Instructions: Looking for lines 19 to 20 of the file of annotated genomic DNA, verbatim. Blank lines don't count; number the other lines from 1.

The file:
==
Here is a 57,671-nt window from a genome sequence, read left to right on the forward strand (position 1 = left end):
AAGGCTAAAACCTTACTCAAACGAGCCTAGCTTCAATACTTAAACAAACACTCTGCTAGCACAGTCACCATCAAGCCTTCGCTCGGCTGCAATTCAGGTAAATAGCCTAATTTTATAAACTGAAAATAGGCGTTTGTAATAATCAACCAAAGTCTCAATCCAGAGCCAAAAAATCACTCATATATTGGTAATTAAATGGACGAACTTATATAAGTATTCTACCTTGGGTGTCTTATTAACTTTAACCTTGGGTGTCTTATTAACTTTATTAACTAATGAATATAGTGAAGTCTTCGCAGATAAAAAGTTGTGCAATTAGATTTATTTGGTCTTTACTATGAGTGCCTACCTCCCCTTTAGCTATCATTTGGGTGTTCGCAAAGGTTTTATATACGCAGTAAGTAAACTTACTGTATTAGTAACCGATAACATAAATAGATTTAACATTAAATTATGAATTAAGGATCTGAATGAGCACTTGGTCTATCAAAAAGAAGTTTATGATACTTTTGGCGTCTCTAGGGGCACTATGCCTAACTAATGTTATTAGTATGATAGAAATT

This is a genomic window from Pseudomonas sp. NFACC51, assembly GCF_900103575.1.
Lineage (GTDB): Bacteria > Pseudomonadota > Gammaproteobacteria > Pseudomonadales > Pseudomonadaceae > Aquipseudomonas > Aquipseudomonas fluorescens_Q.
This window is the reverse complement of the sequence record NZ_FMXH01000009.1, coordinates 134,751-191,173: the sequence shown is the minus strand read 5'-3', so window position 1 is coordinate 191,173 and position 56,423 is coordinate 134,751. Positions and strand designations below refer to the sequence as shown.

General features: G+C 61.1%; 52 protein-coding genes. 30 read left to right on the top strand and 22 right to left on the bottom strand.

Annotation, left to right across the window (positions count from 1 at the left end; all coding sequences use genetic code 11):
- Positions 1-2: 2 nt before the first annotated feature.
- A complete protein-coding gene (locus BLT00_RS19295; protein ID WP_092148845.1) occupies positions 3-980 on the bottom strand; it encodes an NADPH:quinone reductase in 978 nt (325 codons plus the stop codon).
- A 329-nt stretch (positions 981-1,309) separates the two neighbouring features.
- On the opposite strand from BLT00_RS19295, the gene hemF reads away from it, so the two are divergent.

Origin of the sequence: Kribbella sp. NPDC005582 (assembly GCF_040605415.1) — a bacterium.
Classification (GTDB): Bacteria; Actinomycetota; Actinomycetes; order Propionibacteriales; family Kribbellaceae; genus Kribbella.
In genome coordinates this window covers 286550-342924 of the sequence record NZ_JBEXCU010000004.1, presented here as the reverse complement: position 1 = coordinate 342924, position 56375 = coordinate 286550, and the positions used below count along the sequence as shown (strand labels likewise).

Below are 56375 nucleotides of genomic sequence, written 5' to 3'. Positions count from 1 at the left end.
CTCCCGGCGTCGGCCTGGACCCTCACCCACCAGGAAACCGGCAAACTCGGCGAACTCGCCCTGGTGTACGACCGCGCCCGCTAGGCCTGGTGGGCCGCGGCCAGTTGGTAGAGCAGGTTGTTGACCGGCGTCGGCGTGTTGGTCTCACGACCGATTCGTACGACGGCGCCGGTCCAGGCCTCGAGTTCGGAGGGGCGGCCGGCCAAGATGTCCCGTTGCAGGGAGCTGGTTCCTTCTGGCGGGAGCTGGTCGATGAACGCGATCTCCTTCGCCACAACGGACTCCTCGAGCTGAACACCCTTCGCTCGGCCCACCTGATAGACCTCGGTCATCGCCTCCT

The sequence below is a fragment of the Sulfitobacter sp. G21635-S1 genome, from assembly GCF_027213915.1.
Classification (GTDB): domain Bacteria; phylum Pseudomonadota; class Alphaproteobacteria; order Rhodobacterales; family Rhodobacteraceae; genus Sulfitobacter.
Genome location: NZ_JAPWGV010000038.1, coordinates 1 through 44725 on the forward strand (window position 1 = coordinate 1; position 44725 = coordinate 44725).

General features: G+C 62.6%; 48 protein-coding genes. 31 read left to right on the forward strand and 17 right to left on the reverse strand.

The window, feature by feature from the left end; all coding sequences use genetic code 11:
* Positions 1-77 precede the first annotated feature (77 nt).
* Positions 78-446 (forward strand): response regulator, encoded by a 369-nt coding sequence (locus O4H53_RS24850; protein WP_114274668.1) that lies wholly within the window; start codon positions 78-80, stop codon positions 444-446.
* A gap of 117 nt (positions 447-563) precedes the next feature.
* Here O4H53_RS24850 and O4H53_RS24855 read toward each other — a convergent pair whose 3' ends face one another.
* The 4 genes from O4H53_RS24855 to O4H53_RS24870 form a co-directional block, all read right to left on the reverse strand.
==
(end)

Genome location: NZ_JAPWGV010000038.1, coordinates 1 through 44725 on the forward strand (window position 1 = coordinate 1; position 44725 = coordinate 44725).

General features: G+C 62.6%; 48 protein-coding genes. 31 read left to right on the forward strand and 17 right to left on the reverse strand.